She left her baby, Beau, with Hunter in Los Angeles where the couple live.
Said Garyn, “Hunter would have loved to have joined her, but he stayed behind with Beau. He adored my mother. They got on very well from the moment they met. My parents visited Melissa and Hunter in America, and spent time with them there. Unfortunately, they didn’t get to meet Joe and Jill Biden at the time.”
Melissa’s brother, Dalan, and his wife, Amy, who live in Atlanta, joined the couple at the presidential inauguration. Their other brother, Joshua, lives in Canada and has yet to meet the Biden clan.
This will be the first time the four siblings will be together in a long time.
“It’s wonderful for us, but our mom will be missing,” said Garyn.
As tributes continue to pour in, clinical psychologist Mandy Rodrigues said Zoe was a “legend in the field of fertility”.
“Zoe has been a constant in all our lives in the field [of fertility]. How do you say goodbye to someone who has always been a wise, humble, and dedicated worker in the field you were passionate about? Someone who contributed so much time not only to making us more aware of adoption, but mentoring many of us. You always taught me to act within the confines of the law, no matter how many hearts were broken, and we shared so many cases over the years.
“I remember you as someone with integrity and so much wisdom and kindness. You always made the needs of babies and children in your care your number-one priority. Your name will always be linked to those of us you have blessed families with.”
The Cohen siblings and their father will sit shiva together at Garyn’s Johannesburg house, where, no doubt, they will reminisce about their colourful childhood.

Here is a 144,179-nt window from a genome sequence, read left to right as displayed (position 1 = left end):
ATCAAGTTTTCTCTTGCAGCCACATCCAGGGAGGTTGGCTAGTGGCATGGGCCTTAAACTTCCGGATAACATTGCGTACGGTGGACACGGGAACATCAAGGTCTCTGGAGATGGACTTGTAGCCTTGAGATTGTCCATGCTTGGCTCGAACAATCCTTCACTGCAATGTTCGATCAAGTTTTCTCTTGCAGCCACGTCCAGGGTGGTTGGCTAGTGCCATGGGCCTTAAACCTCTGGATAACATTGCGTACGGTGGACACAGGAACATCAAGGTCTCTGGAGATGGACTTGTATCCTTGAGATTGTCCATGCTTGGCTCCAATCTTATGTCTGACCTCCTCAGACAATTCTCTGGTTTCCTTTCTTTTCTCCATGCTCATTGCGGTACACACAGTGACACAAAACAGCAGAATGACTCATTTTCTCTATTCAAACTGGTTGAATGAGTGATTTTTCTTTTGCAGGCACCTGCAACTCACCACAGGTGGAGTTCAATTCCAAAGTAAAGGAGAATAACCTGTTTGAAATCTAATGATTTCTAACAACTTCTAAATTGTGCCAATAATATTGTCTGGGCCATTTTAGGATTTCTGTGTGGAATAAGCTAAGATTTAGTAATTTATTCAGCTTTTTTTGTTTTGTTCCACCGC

According to the family, Zoe studied social work at the University of the Witwatersrand and worked at the Princess Alice Adoption Home for many years. She was in private practice for many years where apart from adoptions, she also did grief and trauma counselling. She often opened her home to women who had nowhere to turn, and placed thousands of abandoned children. She also worked with fertility clinics, and helped countless couples on the road to parenthood.
Due to COVID-19, the funeral will be restricted to 100 people, but it’s expected many will be turned away as her popularity knew no bounds, say her children.
She is survived by her loving husband of 50 years, Lee, children Dalan, Garyn, Joshua, and Melissa, and eight grandchildren.
‘Wake up!’ say doctors, as third wave ramps up
Communal experts this week issued a stern warning to “catch a wake up” as the community has been hard hit by death, severe illness, and an unprecedented number of infections which continue to rise daily during the third wave of the COVID-19 pandemic.
“This is extremely severe,” warned Dr Richard Friedland, the chief executive of Netcare Group. “In Gauteng, we are in the eye of the storm, with things set to get a lot worse than they are.
“We should all be doing what we can to prevent a single death, to prevent people from having to be admitted to hospital,” he said.
The death rate has risen at hospitals, and hospital stays are about 20% longer, exacerbating the shortage of beds, especially in Gauteng, which is leading the uptick in infections.